For instance, I remember walking through the grocery store when I was pretty young and glancing up at the top of a shelf where there were VHS tapes on sale. (Those came before DVDs, kids.) One of the covers caught my eye.
For YEARS thereafter, I would flush the toilet and RUN out of the bathroom before whatever that thing was could get me. At least I’d built a safety net in my mind that the flush was what alerted them to my presence. Otherwise I might be typing this from a shack in the woods.
…I just realized I could do an entire series on stories of ridiculous things that scared the living daylights out of me as a kid.
One Halloween, our family was at Wal-Mart and I decided that I was going to be BRAVE. I was going to conquer my fear and wasn’t going to be ruled by it any longer. And what course of action did my child brain decide was the most effective?
I was going to walk down the entire Halloween mask aisle at Wal-Mart…without running.
Wal-Mart used to sell really scary latex Halloween masks. You know, the kind that look like something from your deepest, darkest nightmares. They just kind of…hang there, daring you to walk close enough for them to come to life and eat your face off.
I didn’t tell anyone my plan. I had to carry it out before I lost my nerve. I built it up in my head that it was vitally important that I was able to walk past all the things that scared me and show them (and myself) that I was brave and that I could conquer my fear. (I was a pretty intense kid.)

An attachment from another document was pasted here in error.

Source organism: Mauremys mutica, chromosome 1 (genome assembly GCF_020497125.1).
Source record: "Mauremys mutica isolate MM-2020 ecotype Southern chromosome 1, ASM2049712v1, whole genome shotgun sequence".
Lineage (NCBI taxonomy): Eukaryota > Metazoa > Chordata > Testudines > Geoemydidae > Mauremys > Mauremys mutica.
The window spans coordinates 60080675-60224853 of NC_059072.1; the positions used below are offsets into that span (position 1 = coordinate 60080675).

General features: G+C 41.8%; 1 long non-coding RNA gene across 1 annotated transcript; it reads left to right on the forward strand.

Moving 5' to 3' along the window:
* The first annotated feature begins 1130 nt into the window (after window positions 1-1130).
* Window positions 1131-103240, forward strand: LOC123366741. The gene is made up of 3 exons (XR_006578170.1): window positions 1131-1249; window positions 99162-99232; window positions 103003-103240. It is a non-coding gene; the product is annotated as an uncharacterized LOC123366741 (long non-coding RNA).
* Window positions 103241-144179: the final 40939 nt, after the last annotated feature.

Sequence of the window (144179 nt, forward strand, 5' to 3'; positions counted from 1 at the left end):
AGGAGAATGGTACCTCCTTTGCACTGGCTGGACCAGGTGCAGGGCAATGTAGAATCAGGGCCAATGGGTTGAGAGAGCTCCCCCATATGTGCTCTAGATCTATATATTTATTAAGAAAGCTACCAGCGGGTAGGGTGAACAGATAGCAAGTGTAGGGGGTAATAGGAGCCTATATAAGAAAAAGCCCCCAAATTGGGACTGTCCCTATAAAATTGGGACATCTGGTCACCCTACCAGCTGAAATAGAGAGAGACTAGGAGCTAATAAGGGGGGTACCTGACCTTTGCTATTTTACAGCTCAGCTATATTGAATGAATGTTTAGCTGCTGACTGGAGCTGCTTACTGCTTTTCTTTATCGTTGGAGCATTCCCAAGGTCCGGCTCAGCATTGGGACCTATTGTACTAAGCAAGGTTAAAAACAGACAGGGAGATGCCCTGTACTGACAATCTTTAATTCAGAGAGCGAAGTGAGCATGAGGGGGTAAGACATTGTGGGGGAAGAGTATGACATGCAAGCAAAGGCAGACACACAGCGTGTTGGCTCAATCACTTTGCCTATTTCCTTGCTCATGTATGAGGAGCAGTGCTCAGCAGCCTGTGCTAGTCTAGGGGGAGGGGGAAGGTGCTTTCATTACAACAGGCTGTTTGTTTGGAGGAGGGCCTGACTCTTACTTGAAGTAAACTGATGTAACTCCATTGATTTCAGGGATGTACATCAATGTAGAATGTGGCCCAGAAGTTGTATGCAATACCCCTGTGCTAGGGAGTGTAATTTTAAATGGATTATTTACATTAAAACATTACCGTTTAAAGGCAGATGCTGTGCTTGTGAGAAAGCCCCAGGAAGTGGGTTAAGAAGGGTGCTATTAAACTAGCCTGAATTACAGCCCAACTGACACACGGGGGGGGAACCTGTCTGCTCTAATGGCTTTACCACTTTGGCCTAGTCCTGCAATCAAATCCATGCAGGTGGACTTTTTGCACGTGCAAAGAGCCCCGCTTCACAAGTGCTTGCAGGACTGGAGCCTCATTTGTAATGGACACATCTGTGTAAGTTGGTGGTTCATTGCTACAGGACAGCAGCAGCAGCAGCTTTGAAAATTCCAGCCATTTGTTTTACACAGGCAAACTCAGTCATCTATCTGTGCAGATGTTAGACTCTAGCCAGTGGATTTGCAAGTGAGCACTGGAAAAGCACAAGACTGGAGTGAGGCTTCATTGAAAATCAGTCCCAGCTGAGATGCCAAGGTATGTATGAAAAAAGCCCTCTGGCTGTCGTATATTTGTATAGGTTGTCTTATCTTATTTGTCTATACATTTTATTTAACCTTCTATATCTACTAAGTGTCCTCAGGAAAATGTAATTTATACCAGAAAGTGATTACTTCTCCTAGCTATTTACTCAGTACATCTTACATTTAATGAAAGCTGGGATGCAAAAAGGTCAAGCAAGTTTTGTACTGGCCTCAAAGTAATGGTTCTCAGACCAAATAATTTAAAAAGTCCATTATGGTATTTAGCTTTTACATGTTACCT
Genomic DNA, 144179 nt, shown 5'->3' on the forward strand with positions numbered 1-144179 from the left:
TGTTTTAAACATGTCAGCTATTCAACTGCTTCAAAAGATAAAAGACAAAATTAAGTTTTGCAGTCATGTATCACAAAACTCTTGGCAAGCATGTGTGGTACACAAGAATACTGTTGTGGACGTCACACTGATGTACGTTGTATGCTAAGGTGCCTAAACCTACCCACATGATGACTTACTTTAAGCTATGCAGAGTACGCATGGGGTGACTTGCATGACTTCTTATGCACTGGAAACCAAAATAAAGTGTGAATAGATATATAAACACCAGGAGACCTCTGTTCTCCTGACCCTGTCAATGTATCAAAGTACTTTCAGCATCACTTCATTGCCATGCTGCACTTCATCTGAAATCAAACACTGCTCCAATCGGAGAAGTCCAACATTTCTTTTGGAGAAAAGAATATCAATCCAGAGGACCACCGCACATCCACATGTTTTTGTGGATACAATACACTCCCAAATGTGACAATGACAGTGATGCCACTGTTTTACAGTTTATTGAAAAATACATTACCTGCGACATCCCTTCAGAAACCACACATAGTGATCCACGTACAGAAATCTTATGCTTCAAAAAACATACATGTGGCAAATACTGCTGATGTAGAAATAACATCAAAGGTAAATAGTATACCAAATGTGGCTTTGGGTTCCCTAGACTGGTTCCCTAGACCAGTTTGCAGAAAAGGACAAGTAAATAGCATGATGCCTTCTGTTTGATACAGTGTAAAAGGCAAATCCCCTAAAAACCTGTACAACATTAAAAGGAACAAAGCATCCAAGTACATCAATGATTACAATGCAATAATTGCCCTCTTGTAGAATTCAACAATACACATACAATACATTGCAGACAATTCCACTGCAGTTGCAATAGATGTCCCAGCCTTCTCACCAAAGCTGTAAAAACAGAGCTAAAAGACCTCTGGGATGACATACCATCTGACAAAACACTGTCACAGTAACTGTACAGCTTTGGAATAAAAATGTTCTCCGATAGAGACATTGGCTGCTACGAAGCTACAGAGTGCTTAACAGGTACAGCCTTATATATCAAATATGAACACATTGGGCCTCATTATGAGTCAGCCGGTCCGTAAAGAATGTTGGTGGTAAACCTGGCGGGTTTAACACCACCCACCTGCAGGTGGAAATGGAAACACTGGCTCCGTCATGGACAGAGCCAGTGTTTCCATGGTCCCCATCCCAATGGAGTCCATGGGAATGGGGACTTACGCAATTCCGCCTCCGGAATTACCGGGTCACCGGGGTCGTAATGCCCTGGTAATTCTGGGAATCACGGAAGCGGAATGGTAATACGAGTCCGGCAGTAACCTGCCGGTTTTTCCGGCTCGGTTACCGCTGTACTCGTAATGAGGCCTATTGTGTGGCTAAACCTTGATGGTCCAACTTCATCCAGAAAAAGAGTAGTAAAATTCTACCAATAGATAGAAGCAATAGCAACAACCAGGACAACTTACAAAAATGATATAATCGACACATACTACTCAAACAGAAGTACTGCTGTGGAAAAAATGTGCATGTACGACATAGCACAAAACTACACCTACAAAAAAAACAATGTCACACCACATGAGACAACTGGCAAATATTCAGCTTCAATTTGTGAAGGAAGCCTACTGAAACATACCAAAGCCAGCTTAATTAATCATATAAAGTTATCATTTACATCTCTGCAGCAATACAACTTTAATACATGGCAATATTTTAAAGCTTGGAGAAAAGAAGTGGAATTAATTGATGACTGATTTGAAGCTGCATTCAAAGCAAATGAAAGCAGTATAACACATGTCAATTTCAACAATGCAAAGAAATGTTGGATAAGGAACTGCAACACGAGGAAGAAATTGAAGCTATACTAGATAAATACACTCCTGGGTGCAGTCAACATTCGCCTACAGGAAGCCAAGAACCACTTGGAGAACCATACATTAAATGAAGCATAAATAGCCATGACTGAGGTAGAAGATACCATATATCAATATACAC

My parents and my sister were in another aisle looking at face paint or candy or something. I took my opportunity and started walking down the DEAD CENTER of the aisle. I kept a slow, but steady pace. I didn’t panic. I just kept walking.
I also kept an eye on all the masks hanging on both sides of me. My eyes kept darting back and forth, from one side of the aisle to the other, challenging all the monsters, creatures, zombies and nightmarish faces to do their worst.
I got to the halfway point and realized I was going to make it. I was proud of myself! This was a huge step forward for me! I wouldn’t have to run or avoid things anymore!
I picked up my pace just a bit since I felt that I’d done a really good job and kind of just wanted to get it over with. Then I started moving just a bit faster. By the time I approached the end-cap, I was trotting and so pleased with myself that I just wanted to be done with it, go find my Daddy and tell him how brave I was.
Just as I went to round the corner of the end-cap, at a full trot, my Dad jumped out from around the corner wearing a dark green latex full-face creature mask with red eyes and little spikes all over its head, RIGHT INTO MY FACE and yelled
“BOOGAH BOOGAH BOOOOOGAAAAAAAAAAH!!!”
I screamed and collapsed onto the floor into a heap of complete fright. I’m sure people in the parking lot heard me and stopped to turn around, wondering who was murdering a small child. Dad whipped off the mask, laughing so hard he was in tears and reached to pick me up. I fought him off and ran crying to find my Mom who, while she was trying to look “not impressed”, was also fighting back laughter.
Bravery is waaaaaay overrated.